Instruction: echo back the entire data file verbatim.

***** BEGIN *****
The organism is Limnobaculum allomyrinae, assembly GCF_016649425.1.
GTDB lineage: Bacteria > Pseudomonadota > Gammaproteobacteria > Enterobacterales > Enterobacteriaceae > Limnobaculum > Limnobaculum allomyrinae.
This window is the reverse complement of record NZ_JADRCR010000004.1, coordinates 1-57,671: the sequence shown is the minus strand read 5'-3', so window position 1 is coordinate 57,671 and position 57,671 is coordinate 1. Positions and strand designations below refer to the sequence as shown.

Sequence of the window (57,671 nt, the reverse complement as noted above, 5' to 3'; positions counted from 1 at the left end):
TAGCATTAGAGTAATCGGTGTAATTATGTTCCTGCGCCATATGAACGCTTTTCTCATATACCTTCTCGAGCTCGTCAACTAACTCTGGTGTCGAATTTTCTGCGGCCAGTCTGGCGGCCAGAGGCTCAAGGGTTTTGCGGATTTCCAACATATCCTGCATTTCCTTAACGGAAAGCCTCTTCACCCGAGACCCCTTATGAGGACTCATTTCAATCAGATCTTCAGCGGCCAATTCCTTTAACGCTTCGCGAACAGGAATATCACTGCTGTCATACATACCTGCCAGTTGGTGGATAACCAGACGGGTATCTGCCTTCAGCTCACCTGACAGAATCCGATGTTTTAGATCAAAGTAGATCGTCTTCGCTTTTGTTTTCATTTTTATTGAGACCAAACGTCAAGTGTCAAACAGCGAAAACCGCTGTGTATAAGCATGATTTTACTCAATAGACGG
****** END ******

The organism is Limnobaculum allomyrinae, assembly GCF_016649425.1.
GTDB lineage: Bacteria > Pseudomonadota > Gammaproteobacteria > Enterobacterales > Enterobacteriaceae > Limnobaculum > Limnobaculum allomyrinae.
This window is the reverse complement of record NZ_JADRCR010000004.1, coordinates 1-57,671: the sequence shown is the minus strand read 5'-3', so window position 1 is coordinate 57,671 and position 57,671 is coordinate 1. Positions and strand designations below refer to the sequence as shown.

Sequence of the window (57,671 nt, the reverse complement as noted above, 5' to 3'; positions counted from 1 at the left end):
TAGCATTAGAGTAATCGGTGTAATTATGTTCCTGCGCCATATGAACGCTTTTCTCATATACCTTCTCGAGCTCGTCAACTAACTCTGGTGTCGAATTTTCTGCGGCCAGTCTGGCGGCCAGAGGCTCAAGGGTTTTGCGGATTTCCAACATATCCTGCATTTCCTTAACGGAAAGCCTCTTCACCCGAGACCCCTTATGAGGACTCATTTCAATCAGATCTTCAGCGGCCAATTCCTTTAACGCTTCGCGAACAGGAATATCACTGCTGTCATACATACCTGCCAGTTGGTGGATAACCAGACGGGTATCTGCCTTCAGCTCACCTGACAGAATCCGATGTTTTAGATCAAAGTAGATCGTCTTCGCTTTTGTTTTCATTTTTATTGAGACCAAACGTCAAGTGTCAAACAGCGAAAACCGCTGTGTATAAGCATGATTTTACTCAATAGACGG